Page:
Judge Grants No-Fault Divorce to Same-Sex Couple in Civil Union
Are “irreconcilable differences” grounds for divorce in a New Jersey civil union?
A New Jersey trial court judge has ruled that a same-sex couple seeking to dissolve their civil union in a no-fault divorce may do so. Married couples have this right but, until now, it was not clear whether it was also available to gay couples in a civil union.
“Irreconcilable differences” are not expressly mentioned as grounds for terminating a civil union in New Jersey’s civil union statute. Still, in Groh v. Groh, the court permitted a lesbian couple to use this as a basis for ending their legal relationship.
A New Jersey Supreme Court 2006 decision, Lewis v. Harris, held that same-sex couples have the same rights, benefits and responsibilities as married heterosexual couples. In heterosexual marriages, the parties can divorce by claiming “irreconcilable differences” causing the breakdown of the marriage and leading to “no reasonable prospect for reconciliation.”
New Jersey’s statute permitting civil unions became law in the wake of that decision. The court in Groh decided that, though the legislature didn’t expressly mention “irreconcilable differences,” it meant to make the grounds for dissolving a civil union the same as for dissolving a marriage.
The statute currently includes seven grounds for ending a civil union. These include extreme cruelty; infidelity; desertion; drug addiction or habitual drunkenness; a separation of 18 months, whether voluntarily or because of imprisonment; and, institutionalization for mental illness.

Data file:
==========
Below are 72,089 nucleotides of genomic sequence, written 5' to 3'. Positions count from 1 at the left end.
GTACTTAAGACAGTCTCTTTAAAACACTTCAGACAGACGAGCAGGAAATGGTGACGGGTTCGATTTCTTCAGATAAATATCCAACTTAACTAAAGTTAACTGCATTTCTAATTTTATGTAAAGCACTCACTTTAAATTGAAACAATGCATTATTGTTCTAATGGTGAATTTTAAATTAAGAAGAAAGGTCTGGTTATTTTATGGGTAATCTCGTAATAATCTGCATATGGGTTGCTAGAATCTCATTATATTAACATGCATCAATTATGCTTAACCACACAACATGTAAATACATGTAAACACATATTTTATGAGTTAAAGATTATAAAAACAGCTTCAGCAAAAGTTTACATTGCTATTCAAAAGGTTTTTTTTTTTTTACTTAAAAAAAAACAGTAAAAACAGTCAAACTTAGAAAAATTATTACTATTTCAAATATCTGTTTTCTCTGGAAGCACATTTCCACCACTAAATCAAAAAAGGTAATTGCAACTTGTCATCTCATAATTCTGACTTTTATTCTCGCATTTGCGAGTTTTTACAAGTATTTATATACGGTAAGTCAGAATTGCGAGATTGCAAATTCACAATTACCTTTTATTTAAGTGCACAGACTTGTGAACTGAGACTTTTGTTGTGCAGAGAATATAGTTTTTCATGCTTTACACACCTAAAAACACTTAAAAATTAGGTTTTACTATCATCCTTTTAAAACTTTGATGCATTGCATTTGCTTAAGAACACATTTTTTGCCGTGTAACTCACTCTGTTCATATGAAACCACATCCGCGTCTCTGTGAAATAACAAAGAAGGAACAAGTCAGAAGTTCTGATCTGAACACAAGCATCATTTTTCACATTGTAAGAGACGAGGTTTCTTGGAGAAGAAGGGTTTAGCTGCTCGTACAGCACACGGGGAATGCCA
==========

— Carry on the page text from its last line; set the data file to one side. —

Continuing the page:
When the statute was passed, these grounds were virtually identical to those then available to heterosexual married couples. “Irreconcilable differences” became legal for divorce by heterosexuals a few weeks later, but it was too late to include the same language in the civil union statute.
New Jersey’s marriage statute also says that any law referring to marriage also includes civil unions. The failure to provide expressly for “no-fault” divorces by gay couples in civil unions, said the court, was a drafting oversight, contrary to the legislature’s intent.
While other judges have granted dissolutions of civil unions based on irreconcilable differences, the opinion in Groh is the first to expressly permit it and discuss the rationale.
The compassionate yet effective attorneys of the Salvaggio Law Group will work to protect your interests and ensure that your marriage or civil union is dissolved in accordance with your wishes.